Atlas F1 Magazine: The Weekly Grapevine, Brand New Vintage
by Dieter Rencken, South Africa
Atlas F1 Magazine Writer


Somehow, in December, FIA President Max Mosley a man to whom a miracle is seemingly a mere obstacle to overcome achieved the absolutely impossible: he persuaded Mercedes, BMW and Honda to accept V8, 2400cc engines from 2006 onwards, and drop any planned litigation against the governing body for alleged breach of Formula One's controlling document, the Concorde Agreement.

Quite how he achieved these tasks lies hidden from general knowledge, but it is a fair bet that he persuaded the trio of motor manufacturers, all of whom have won F1 championships, that litigation may win them the war, but lose them the battles. To wit, it is suggested he proved how far along the road the likes of Ferrari and Renault were into development of units to suit the proposed regulations, and that further obstinacy would entail plural engine developments for the rebels.

Toyota engineIn short, they could go to court and maybe retain V10s for two further years, but, as contingency against loss, would still need to develop V8s for 2006 should they wish to remain in the sport. Acquiescence to the new rules would enable them to begin development immediately without costly long-term V10 projects, thus saving them the costs of dual-stream development.

Whatever his modus operandi, he achieved his objectives, and V8s, 2400cc are reality from Melbourne 2006, and a taster of what can be expected was provided by Luca Marmorini during Toyota's TF105 launch. It was not just a matter of slicing two cylinders off a V10 to achieve the required configuration and capacities as had been suggested when the concept was first mooted. The difference in geometry was such, he said, that, where 90 V10s are almost perfectly balanced, the V8s were out of balance in secondary harmonics, particularly when it came to single-plane crankshafts designs, which are the norm in competition engines.

The imbalance could be negated, the Toyota Technical Director Engine explained, but only via counter-balance shafts, and he grinned broadly before continuing. "These shafts run at double engine speed, so would have to run at 38,000rpm if we achieve 19,000 rpm in our engines. The technology of the balance shafts would be more of a challenge than probably the rest of the engine.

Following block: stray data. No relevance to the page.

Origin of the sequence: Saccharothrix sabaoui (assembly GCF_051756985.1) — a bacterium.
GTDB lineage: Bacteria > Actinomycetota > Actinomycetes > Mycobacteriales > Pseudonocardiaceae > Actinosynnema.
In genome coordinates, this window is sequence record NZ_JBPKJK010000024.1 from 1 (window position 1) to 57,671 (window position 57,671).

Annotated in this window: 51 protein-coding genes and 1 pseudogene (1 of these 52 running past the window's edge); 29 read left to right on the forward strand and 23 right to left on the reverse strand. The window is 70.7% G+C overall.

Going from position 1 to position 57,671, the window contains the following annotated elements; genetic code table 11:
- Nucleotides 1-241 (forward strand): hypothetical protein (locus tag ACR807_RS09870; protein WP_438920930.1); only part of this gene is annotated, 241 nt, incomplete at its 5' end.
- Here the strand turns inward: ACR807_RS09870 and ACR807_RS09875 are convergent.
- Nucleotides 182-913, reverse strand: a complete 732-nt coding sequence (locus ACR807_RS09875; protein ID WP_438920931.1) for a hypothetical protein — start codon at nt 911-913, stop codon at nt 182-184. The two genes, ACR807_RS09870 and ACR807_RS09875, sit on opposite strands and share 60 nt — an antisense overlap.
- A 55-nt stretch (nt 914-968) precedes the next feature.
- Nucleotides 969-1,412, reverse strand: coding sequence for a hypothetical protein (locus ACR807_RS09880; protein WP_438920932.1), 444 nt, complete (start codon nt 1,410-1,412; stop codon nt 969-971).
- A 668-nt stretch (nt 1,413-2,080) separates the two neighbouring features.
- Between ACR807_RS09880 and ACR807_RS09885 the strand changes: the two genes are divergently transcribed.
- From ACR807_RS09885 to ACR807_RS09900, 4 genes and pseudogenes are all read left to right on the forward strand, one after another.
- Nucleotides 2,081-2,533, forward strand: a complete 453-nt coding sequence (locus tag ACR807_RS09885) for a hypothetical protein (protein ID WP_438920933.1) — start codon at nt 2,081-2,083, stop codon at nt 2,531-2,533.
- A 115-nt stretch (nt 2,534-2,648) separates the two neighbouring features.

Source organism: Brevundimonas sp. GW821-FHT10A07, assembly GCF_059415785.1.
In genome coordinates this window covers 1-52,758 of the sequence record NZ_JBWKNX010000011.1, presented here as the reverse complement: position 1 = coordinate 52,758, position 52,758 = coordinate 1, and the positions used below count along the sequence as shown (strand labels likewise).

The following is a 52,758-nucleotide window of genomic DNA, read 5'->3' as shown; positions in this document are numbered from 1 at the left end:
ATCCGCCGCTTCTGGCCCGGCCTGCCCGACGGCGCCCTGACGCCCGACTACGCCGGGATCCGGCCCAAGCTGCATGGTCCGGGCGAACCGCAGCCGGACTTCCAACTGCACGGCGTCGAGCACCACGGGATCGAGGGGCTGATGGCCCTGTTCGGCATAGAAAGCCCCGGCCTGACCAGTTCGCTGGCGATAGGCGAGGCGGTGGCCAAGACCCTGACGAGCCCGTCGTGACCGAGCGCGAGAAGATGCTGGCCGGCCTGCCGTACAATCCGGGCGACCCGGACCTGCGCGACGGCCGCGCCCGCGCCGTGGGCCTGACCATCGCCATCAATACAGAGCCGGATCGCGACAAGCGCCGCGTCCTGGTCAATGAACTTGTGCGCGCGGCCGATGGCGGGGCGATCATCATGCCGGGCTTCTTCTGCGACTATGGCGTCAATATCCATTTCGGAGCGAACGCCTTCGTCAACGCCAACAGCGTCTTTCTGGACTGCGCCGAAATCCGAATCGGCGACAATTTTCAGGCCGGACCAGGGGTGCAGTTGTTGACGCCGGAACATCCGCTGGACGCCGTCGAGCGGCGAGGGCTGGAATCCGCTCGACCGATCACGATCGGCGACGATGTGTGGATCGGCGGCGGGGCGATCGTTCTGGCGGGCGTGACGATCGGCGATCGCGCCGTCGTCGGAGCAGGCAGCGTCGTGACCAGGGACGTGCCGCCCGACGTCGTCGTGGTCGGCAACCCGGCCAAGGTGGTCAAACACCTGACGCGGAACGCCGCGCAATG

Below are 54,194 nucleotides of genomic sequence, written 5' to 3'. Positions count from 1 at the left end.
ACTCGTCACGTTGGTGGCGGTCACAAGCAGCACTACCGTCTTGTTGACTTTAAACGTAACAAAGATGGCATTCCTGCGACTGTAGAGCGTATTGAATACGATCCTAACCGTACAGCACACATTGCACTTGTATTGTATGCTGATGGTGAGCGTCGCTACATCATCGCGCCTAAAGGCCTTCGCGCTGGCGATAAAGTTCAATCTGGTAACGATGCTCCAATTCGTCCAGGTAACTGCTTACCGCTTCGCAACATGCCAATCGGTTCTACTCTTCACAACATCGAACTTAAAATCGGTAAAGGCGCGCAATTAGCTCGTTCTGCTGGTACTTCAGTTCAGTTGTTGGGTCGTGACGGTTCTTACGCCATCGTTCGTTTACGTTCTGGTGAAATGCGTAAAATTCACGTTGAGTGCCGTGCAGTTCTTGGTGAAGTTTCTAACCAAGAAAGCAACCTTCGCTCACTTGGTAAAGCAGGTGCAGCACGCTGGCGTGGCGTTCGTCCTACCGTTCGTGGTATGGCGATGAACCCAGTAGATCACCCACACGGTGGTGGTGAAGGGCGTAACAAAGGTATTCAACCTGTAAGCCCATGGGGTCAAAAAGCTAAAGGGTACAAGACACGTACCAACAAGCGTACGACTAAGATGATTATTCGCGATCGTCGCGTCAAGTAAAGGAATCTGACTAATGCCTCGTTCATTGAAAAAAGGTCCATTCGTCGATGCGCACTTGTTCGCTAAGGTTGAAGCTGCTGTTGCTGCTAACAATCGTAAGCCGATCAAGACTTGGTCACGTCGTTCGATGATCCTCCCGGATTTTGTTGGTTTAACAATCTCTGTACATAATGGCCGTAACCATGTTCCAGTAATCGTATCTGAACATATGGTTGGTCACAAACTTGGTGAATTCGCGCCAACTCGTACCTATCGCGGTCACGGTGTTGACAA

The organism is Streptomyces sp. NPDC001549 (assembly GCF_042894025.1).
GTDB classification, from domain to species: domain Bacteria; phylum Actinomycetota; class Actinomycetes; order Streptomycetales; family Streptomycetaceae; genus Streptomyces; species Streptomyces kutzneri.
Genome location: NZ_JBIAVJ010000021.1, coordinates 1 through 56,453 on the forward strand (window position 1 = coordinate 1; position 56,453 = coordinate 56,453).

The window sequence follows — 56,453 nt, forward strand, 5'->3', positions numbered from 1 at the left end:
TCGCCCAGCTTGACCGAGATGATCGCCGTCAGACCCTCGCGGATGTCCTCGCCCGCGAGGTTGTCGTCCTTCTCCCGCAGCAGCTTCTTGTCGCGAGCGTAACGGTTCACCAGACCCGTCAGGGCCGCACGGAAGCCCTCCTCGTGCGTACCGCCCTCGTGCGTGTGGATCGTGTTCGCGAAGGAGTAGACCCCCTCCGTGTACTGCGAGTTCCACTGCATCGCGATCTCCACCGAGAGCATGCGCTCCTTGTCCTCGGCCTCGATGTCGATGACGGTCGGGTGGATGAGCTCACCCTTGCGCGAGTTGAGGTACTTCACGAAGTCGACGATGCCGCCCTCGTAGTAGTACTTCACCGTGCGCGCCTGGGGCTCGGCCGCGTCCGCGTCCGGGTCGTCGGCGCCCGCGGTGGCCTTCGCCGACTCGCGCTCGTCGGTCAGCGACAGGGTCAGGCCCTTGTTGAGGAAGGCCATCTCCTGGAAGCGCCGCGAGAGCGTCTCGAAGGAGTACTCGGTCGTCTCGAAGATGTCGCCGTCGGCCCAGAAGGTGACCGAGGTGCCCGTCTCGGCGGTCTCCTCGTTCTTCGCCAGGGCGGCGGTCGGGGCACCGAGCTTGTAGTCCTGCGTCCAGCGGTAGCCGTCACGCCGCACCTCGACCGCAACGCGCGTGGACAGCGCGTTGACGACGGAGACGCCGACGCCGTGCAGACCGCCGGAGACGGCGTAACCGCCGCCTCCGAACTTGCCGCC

"But, I tell you what," he continued, "they will make a lovely sound. The engines Toyota used in the States, in CART and IRL, ran to 16,000rpm, and the sound is beautiful."

The vibrations, though, are sure to impact on overall car design, according to the Italian, who admitted that the team had started engine design "some time back" and that "long lead-time items" are already on order. "At the moment, with V10s, we can mount electronic boxes and components on the engine without fear of failure; with V8s that will not be the case, so we will have to mount more items on the chassis."

Are the vibrations such that cars will need to be beefed up? "Yes, a lot of parts will have to strengthened, rear wings, items like that."

What about the weight of the engines, compared to 2005 units, the best of which are estimated to weigh in at 88 kilograms? "Well, we should be able to build engines weighing under 80, but here is the funny thing. They are talking about an engine weight limit of 96 kilos, so we will build an engine as light as possible, then have to ballast it.

Luca Marmorini"Obviously, you make the reciprocating parts as light as possible, to increase revs, and the upper engine parts you make light to reduce centre of gravity, so the only place to add heavy parts is at the sump. And the regulations say the sump has to be out of aluminium, so I don't know what we will do there."

Seems F1 will again be spending money to save weight, then spending more money to negate the savings. Sounds a bit like the lady who spends her mornings plucking eyebrows, and the afternoons painting them back. Who would ever have said that about F1?

* * *

But if Toyota are pretty clear on the basics of their V8, it seems less so about the logistics of their supply of engines to Jordan this year. When asked about engine supply to the team, Marmorini stated, "They have blueprints and a mock up unit, and will get there first motor next week sometime. But it is not really my department, I just have to make sure they (the engines) are ready for the team."

However, John Howett, president of Toyota Motorsport, gave a different version when approached. "They have had drawing and a dummy engine for sometime now, but get their first running engine at the end of the month."

So, end of January, then?

"Yes, end of January," affirmed Howett.

At that stage less than four weeks remain before cars and kit are packed for Melbourne on 6 March, so matters are really being cut fine for Jordan, who plan just two weeks of testing in February. Any wonder the yellow team have warned not to expect "miracles"?

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Volume 11, Issue 2
January 12th 2005


The Low-Key Approach
by Dieter Rencken

Technical Analysis: Toyota TF105
by Craig Scarborough

Open Wheel Racing: the Next Generation
by Ross Stonefeld

Regular Columns

The F1 Trivia Quiz
by Marcel Borsboom

Bookworm Critique
by Mark Glendenning

On the Road
by Reuters

Elsewhere in Racing
by David Wright & Mark Alan Jones

The Weekly Grapevine
by Dieter Rencken

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